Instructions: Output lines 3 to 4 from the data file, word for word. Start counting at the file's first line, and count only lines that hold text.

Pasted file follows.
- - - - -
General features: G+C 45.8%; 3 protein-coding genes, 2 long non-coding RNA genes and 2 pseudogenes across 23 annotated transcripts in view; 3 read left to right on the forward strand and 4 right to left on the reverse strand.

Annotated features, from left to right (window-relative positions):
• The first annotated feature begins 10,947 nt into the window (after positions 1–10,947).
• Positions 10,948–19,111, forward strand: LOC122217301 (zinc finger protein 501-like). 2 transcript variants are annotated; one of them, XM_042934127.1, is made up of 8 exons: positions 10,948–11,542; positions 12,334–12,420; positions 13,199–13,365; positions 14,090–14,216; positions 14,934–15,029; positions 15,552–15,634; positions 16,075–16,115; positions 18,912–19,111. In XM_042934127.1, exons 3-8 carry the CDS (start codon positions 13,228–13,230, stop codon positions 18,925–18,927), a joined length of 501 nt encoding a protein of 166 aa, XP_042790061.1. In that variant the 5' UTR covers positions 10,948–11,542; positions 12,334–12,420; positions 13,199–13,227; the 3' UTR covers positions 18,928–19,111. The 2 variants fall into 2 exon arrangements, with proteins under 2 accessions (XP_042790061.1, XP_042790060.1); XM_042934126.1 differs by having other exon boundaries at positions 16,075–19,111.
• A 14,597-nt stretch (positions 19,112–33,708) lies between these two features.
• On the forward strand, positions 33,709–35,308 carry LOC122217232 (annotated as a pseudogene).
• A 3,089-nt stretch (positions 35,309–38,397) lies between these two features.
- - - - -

• The first annotated feature begins 10,947 nt into the window (after positions 1–10,947).
• Positions 10,948–19,111, forward strand: LOC122217301 (zinc finger protein 501-like). 2 transcript variants are annotated; one of them, XM_042934127.1, is made up of 8 exons: positions 10,948–11,542; positions 12,334–12,420; positions 13,199–13,365; positions 14,090–14,216; positions 14,934–15,029; positions 15,552–15,634; positions 16,075–16,115; positions 18,912–19,111. In XM_042934127.1, exons 3-8 carry the CDS (start codon positions 13,228–13,230, stop codon positions 18,925–18,927), a joined length of 501 nt encoding a protein of 166 aa, XP_042790061.1. In that variant the 5' UTR covers positions 10,948–11,542; positions 12,334–12,420; positions 13,199–13,227; the 3' UTR covers positions 18,928–19,111. The 2 variants fall into 2 exon arrangements, with proteins under 2 accessions (XP_042790061.1, XP_042790060.1); XM_042934126.1 differs by having other exon boundaries at positions 16,075–19,111.